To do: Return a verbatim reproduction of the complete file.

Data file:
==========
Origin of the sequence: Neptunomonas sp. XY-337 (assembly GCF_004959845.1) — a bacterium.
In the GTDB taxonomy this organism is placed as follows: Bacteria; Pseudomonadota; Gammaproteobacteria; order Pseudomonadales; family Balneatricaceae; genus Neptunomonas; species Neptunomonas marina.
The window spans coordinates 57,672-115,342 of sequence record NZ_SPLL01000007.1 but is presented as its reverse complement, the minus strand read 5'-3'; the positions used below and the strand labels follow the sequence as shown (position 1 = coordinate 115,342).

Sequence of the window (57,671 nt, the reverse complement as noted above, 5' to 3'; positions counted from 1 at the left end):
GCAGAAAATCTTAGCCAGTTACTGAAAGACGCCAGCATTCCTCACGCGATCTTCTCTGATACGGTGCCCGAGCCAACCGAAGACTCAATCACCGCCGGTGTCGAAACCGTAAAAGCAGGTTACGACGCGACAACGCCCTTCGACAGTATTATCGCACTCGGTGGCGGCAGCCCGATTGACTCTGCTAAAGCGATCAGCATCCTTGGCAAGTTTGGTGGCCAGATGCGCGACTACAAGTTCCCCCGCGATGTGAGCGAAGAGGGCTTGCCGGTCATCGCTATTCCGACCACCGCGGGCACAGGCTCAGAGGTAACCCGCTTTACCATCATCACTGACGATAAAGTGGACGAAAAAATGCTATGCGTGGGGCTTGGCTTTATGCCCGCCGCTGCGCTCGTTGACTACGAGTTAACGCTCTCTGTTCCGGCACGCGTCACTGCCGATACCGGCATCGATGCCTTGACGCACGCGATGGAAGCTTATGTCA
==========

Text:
Origin of the sequence: Neptunomonas sp. XY-337 (assembly GCF_004959845.1) — a bacterium.
In the GTDB taxonomy this organism is placed as follows: Bacteria; Pseudomonadota; Gammaproteobacteria; order Pseudomonadales; family Balneatricaceae; genus Neptunomonas; species Neptunomonas marina.
The window spans coordinates 57,672-115,342 of sequence record NZ_SPLL01000007.1 but is presented as its reverse complement, the minus strand read 5'-3'; the positions used below and the strand labels follow the sequence as shown (position 1 = coordinate 115,342).

Sequence of the window (57,671 nt, the reverse complement as noted above, 5' to 3'; positions counted from 1 at the left end):
GCAGAAAATCTTAGCCAGTTACTGAAAGACGCCAGCATTCCTCACGCGATCTTCTCTGATACGGTGCCCGAGCCAACCGAAGACTCAATCACCGCCGGTGTCGAAACCGTAAAAGCAGGTTACGACGCGACAACGCCCTTCGACAGTATTATCGCACTCGGTGGCGGCAGCCCGATTGACTCTGCTAAAGCGATCAGCATCCTTGGCAAGTTTGGTGGCCAGATGCGCGACTACAAGTTCCCCCGCGATGTGAGCGAAGAGGGCTTGCCGGTCATCGCTATTCCGACCACCGCGGGCACAGGCTCAGAGGTAACCCGCTTTACCATCATCACTGACGATAAAGTGGACGAAAAAATGCTATGCGTGGGGCTTGGCTTTATGCCCGCCGCTGCGCTCGTTGACTACGAGTTAACGCTCTCTGTTCCGGCACGCGTCACTGCCGATACCGGCATCGATGCCTTGACGCACGCGATGGAAGCTTATGTCA